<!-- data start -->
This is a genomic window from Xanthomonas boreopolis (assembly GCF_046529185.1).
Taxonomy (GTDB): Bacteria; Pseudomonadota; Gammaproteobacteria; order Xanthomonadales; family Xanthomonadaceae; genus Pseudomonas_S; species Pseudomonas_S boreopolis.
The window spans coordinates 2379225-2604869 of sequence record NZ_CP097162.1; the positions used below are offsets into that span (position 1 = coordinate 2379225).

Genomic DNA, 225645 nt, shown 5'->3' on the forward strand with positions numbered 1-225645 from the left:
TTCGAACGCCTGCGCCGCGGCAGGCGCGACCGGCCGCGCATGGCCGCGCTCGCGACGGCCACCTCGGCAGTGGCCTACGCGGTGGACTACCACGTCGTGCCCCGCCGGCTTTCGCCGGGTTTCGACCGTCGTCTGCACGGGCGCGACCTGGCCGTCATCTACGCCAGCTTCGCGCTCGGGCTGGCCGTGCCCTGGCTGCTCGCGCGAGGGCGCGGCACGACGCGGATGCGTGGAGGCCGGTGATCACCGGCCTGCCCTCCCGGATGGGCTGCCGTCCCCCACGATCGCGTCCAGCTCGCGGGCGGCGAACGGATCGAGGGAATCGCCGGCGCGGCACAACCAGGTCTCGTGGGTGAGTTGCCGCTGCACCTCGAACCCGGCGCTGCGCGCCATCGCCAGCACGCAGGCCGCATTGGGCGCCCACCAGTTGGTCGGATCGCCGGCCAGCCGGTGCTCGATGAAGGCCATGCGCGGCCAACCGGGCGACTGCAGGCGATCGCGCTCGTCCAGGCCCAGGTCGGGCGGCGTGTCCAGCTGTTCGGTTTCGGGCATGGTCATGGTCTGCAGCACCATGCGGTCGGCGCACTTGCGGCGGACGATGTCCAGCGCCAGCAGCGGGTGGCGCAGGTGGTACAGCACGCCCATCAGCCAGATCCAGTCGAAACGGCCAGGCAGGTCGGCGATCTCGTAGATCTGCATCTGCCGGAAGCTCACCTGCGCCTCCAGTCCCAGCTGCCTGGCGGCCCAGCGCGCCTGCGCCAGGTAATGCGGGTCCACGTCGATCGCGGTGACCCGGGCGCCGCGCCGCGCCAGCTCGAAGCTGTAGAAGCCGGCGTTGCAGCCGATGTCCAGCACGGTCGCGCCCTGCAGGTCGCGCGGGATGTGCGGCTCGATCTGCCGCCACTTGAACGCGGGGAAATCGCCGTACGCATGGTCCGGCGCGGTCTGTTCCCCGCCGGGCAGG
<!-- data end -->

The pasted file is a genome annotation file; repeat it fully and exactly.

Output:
This is a genomic window from Xanthomonas boreopolis (assembly GCF_046529185.1).
Taxonomy (GTDB): Bacteria; Pseudomonadota; Gammaproteobacteria; order Xanthomonadales; family Xanthomonadaceae; genus Pseudomonas_S; species Pseudomonas_S boreopolis.
The window spans coordinates 2379225-2604869 of sequence record NZ_CP097162.1; the positions used below are offsets into that span (position 1 = coordinate 2379225).

Genomic DNA, 225645 nt, shown 5'->3' on the forward strand with positions numbered 1-225645 from the left:
TTCGAACGCCTGCGCCGCGGCAGGCGCGACCGGCCGCGCATGGCCGCGCTCGCGACGGCCACCTCGGCAGTGGCCTACGCGGTGGACTACCACGTCGTGCCCCGCCGGCTTTCGCCGGGTTTCGACCGTCGTCTGCACGGGCGCGACCTGGCCGTCATCTACGCCAGCTTCGCGCTCGGGCTGGCCGTGCCCTGGCTGCTCGCGCGAGGGCGCGGCACGACGCGGATGCGTGGAGGCCGGTGATCACCGGCCTGCCCTCCCGGATGGGCTGCCGTCCCCCACGATCGCGTCCAGCTCGCGGGCGGCGAACGGATCGAGGGAATCGCCGGCGCGGCACAACCAGGTCTCGTGGGTGAGTTGCCGCTGCACCTCGAACCCGGCGCTGCGCGCCATCGCCAGCACGCAGGCCGCATTGGGCGCCCACCAGTTGGTCGGATCGCCGGCCAGCCGGTGCTCGATGAAGGCCATGCGCGGCCAACCGGGCGACTGCAGGCGATCGCGCTCGTCCAGGCCCAGGTCGGGCGGCGTGTCCAGCTGTTCGGTTTCGGGCATGGTCATGGTCTGCAGCACCATGCGGTCGGCGCACTTGCGGCGGACGATGTCCAGCGCCAGCAGCGGGTGGCGCAGGTGGTACAGCACGCCCATCAGCCAGATCCAGTCGAAACGGCCAGGCAGGTCGGCGATCTCGTAGATCTGCATCTGCCGGAAGCTCACCTGCGCCTCCAGTCCCAGCTGCCTGGCGGCCCAGCGCGCCTGCGCCAGGTAATGCGGGTCCACGTCGATCGCGGTGACCCGGGCGCCGCGCCGCGCCAGCTCGAAGCTGTAGAAGCCGGCGTTGCAGCCGATGTCCAGCACGGTCGCGCCCTGCAGGTCGCGCGGGATGTGCGGCTCGATCTGCCGCCACTTGAACGCGGGGAAATCGCCGTACGCATGGTCCGGCGCGGTCTGTTCCCCGCCGGGCAGG